“It is only by the grace of God he did not drown,” Azevedo said.

The new plant will be located on the existing site behind Cardome, near the Elkhorn Creek on U.S. 25, he said. Seven sites, including the existing site were considered, but the cost of moving the site soon proved to be too costly, he said.

“A new site would have involved a redirection of 15 sanitary and sewer lines and gravity force mains,” Azevedo said. “That would likely have doubled the cost of the project and lengthened the construction schedule.”

The new plan will include a new treatment process, which required an extensive permitting process, he said.

“We will be moving away from ditches,” Azevedo said. “Everyone will be in one concrete building with a sequencing batch reactor and a pre-treatment plant.”

Sequencing batch reactors is a new sewage process that involves multiple stages to separate parts of sewage and reduce sludge, according to Water Research, a journal of the International Water Association. The process is best known for separating toxic pharmaceuticals from raw sewage, but is gaining acceptance as an advanced form of waste water management.

The new design will repurpose the existing plant, including the use of the existing ditch to capture any overflow and prevent it from spilling onto the grounds or into the nearby creek.

Extensive landscaping is included in the bid to shield the plant from view as much as possible, Azevedo said. A new access road will be constructed and part of the existing site will be turned into a park or trail area for the city and a bridge across Elkhorn Creek will be made available to the public.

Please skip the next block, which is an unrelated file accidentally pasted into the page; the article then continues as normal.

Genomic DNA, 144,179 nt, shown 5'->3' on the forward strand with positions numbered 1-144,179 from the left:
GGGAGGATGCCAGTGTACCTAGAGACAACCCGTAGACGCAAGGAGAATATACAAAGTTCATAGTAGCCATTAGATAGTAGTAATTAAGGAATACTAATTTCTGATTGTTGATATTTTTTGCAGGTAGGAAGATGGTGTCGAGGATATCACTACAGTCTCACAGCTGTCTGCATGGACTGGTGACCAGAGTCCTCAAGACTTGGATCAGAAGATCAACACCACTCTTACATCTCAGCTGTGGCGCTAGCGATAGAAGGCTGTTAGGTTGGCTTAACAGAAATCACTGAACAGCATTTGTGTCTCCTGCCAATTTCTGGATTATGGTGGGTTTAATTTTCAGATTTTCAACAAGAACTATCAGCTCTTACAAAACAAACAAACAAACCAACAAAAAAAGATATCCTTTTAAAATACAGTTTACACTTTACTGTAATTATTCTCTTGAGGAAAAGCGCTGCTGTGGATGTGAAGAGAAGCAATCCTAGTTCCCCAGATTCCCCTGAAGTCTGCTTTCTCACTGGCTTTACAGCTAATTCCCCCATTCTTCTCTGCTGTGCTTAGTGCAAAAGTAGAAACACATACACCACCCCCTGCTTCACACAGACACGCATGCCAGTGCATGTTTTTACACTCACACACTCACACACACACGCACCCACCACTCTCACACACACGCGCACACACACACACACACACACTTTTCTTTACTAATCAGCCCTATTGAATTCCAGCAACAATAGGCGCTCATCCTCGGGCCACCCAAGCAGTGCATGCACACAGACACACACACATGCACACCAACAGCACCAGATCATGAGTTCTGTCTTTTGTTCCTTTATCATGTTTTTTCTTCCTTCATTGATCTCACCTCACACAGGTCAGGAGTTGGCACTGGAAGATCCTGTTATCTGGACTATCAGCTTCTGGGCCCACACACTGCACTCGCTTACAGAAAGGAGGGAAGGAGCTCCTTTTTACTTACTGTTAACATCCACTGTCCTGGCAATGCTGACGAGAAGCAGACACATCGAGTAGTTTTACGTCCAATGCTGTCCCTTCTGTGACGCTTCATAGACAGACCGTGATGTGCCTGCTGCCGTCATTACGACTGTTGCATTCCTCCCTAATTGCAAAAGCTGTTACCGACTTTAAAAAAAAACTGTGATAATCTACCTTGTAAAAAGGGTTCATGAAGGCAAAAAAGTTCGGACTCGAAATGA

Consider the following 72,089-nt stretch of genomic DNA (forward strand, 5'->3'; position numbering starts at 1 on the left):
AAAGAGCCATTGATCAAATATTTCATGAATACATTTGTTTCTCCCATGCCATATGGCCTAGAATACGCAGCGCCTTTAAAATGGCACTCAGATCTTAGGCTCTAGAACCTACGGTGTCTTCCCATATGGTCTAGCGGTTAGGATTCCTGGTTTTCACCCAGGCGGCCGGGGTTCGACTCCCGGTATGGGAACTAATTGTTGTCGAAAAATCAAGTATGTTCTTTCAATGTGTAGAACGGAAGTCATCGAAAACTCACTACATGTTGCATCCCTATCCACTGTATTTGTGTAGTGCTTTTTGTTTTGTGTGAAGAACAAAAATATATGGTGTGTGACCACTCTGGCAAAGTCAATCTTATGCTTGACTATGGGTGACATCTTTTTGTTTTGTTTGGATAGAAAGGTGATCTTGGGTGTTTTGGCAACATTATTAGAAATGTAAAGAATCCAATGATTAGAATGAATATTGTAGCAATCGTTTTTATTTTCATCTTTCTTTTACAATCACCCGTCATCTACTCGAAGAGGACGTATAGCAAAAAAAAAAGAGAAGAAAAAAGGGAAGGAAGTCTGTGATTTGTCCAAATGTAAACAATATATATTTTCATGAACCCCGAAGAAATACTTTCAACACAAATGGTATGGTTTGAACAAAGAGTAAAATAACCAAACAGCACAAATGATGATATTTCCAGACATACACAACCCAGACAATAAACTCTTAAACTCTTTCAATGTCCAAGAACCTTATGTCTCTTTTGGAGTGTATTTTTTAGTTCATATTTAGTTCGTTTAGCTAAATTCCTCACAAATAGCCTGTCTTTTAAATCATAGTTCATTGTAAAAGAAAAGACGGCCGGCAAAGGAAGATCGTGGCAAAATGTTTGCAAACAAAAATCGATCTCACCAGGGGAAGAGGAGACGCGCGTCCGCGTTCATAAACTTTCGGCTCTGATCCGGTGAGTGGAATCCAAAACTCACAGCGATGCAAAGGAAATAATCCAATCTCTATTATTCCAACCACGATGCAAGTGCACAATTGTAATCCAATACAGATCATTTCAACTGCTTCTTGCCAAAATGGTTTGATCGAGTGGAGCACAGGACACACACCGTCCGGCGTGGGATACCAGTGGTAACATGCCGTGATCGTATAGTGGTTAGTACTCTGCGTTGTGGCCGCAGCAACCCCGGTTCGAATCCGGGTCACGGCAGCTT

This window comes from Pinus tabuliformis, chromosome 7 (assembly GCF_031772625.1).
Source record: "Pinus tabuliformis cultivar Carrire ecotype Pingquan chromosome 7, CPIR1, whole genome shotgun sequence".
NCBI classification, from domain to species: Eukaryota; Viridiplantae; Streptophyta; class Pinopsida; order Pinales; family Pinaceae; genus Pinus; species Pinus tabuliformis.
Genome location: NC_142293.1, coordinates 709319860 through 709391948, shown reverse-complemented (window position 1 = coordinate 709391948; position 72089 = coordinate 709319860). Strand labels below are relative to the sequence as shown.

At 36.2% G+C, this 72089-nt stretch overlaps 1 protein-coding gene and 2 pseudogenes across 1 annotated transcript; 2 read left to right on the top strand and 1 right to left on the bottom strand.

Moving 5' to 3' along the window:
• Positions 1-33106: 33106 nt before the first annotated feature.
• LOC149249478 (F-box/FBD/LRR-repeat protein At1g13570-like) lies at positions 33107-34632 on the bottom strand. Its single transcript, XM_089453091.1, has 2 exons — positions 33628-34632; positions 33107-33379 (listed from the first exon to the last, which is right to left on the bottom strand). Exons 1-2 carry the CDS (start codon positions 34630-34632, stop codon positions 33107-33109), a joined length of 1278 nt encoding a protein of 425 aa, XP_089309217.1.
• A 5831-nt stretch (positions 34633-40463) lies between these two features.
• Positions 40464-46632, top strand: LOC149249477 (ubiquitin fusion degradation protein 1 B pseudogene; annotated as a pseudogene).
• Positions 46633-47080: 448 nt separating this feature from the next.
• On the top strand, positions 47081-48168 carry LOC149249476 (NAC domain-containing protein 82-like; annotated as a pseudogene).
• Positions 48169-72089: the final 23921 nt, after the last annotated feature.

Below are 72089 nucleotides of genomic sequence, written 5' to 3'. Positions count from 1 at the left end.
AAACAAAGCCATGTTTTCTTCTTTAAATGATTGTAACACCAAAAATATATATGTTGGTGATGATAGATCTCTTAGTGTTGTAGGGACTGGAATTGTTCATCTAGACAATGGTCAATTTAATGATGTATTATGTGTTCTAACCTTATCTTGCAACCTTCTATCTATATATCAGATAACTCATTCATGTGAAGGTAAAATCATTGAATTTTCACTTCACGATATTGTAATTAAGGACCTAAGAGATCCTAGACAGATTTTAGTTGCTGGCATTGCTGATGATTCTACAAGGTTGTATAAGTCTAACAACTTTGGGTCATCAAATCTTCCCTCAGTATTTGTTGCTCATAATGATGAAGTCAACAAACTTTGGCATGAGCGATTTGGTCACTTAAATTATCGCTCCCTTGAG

Jack Conner, who oversees the county’s economic development, praised the project.

“This project is extremely important,” he said. “It is important for housing, retail and commercial development. The facts are there is now limited capacity. So, this is absolutely the right thing to do. It is critically important.”

Council member David Lusby pointed out that the limited sewage capacity not only affects new development, but could impact existing businesses that may want to expand.

So far, the limited capacity has not cost the county any new development, but Conner added there are prospects in which it could influence if this sewer plant were not in the plans.

Waster Water Two is undergoing a re-permitting process which will increase its capacity. GMWSS and Toyota Motor Manufacturing Kentucky have an agreement that provides a specific amount of sewage capacity for TMMK. Recently TMMK has agreed to temporarily reduce that agreement to allow GMWSS to use that sewage capacity elsewhere while Waste Water Plant One is under construction.

The mayor alerted the council that in anticipation of reaching sewage capacity at Waste Water Plant One before the new plant is constructed, the GMWSS board is developing a set of policies that will be used if necessary.

GMWSS is owned by the city.


Mike Scogin can be reached at